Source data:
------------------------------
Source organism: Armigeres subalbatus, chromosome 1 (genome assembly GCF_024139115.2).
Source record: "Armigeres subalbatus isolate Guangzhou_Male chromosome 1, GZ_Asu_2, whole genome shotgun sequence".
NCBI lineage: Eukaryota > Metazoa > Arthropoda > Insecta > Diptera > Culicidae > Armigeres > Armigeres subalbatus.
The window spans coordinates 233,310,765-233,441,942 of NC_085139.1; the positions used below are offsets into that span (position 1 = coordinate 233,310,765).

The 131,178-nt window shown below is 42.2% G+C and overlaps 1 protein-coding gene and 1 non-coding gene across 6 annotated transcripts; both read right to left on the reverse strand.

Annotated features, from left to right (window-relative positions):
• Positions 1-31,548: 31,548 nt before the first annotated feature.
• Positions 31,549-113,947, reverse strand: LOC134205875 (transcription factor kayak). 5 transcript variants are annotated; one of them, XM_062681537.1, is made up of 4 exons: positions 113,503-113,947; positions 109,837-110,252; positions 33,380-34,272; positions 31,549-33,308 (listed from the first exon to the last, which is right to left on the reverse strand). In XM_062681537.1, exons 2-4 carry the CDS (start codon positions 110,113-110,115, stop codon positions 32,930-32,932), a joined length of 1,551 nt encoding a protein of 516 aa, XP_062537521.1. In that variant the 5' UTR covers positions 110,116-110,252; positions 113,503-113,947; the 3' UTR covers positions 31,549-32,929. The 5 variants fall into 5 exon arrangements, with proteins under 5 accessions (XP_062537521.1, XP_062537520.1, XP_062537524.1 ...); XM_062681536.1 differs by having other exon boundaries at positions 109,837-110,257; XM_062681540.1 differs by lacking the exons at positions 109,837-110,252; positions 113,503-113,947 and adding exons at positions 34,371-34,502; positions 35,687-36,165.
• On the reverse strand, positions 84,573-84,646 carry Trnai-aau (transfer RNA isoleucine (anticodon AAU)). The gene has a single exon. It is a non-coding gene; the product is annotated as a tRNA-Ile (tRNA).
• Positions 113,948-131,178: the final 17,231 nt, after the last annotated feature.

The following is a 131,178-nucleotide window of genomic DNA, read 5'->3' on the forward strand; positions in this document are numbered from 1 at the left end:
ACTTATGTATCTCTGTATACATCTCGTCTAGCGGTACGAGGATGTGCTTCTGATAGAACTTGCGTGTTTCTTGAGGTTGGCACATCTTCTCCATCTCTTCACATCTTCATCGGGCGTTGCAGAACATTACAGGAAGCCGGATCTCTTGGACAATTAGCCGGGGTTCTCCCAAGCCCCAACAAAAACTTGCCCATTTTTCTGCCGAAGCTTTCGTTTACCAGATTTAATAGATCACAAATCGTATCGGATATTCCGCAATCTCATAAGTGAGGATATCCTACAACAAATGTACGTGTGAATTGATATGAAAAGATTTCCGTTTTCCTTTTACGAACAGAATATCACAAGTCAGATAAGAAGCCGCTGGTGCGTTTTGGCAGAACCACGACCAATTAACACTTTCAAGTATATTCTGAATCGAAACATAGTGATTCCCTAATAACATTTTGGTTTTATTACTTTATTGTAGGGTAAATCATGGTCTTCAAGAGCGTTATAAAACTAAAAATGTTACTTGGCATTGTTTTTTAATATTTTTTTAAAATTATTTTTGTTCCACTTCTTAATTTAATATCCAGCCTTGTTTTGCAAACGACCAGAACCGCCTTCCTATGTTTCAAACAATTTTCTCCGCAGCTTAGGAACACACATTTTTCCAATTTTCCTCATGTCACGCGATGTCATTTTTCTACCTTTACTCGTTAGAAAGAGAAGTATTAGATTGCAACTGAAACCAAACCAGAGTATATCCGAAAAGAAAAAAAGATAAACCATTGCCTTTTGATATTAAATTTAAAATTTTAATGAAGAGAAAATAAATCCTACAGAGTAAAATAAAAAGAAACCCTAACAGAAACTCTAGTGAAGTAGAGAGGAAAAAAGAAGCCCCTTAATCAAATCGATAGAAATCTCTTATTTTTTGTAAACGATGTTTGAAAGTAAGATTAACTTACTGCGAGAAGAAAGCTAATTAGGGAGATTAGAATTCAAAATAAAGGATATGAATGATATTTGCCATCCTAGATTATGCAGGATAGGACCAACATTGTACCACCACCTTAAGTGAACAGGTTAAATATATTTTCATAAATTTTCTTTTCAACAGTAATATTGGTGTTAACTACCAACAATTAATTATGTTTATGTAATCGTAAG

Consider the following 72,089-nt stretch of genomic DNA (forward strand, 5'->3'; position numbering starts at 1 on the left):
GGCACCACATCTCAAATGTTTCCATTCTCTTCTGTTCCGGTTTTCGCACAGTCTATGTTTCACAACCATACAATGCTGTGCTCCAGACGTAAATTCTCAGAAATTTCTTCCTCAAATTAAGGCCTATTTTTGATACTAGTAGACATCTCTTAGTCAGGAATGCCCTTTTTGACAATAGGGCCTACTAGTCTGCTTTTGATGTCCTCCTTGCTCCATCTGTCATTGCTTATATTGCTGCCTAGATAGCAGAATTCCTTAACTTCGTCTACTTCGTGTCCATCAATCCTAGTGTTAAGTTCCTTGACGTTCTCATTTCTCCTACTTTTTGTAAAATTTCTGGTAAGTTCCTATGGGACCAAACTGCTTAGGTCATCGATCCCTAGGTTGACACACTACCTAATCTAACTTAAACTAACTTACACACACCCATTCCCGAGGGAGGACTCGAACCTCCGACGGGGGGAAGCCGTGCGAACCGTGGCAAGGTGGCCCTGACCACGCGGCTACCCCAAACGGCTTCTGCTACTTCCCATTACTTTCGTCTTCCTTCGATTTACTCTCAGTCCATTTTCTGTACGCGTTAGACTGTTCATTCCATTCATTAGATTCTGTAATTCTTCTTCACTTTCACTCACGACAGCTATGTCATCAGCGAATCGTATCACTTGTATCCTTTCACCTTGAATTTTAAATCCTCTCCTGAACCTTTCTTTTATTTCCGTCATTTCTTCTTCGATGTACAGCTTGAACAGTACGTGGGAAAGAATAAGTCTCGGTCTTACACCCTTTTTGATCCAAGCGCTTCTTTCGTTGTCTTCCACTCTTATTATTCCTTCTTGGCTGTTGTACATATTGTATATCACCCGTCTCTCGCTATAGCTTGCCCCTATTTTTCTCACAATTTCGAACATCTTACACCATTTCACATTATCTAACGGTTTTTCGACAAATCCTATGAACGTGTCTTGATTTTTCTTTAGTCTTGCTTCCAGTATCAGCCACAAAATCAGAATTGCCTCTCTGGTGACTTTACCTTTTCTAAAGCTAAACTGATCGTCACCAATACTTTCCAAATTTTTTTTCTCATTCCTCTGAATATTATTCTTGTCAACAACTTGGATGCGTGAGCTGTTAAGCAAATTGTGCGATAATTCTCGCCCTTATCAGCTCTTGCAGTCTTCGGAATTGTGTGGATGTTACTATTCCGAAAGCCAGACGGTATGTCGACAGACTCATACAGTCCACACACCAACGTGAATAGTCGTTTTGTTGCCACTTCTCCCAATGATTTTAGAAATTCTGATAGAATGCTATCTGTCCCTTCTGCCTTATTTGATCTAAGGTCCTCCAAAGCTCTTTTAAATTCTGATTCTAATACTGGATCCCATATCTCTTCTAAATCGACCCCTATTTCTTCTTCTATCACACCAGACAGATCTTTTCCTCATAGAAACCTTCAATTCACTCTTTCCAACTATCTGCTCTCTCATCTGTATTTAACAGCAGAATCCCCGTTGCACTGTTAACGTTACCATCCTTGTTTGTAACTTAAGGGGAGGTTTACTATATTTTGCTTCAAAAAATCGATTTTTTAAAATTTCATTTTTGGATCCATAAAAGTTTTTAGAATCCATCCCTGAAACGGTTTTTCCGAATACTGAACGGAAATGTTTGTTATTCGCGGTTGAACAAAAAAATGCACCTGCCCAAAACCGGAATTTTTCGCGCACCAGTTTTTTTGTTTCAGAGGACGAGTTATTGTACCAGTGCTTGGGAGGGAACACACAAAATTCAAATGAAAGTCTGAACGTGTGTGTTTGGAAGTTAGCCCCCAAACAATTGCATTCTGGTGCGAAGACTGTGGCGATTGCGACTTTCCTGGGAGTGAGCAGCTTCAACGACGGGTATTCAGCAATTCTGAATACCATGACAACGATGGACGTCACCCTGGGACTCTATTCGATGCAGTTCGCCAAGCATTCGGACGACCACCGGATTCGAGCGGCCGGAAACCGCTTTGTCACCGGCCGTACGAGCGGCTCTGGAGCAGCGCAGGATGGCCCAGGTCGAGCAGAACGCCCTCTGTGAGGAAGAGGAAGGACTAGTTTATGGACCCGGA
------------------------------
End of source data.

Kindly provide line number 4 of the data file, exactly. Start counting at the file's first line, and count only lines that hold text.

The window spans coordinates 233,310,765-233,441,942 of NC_085139.1; the positions used below are offsets into that span (position 1 = coordinate 233,310,765).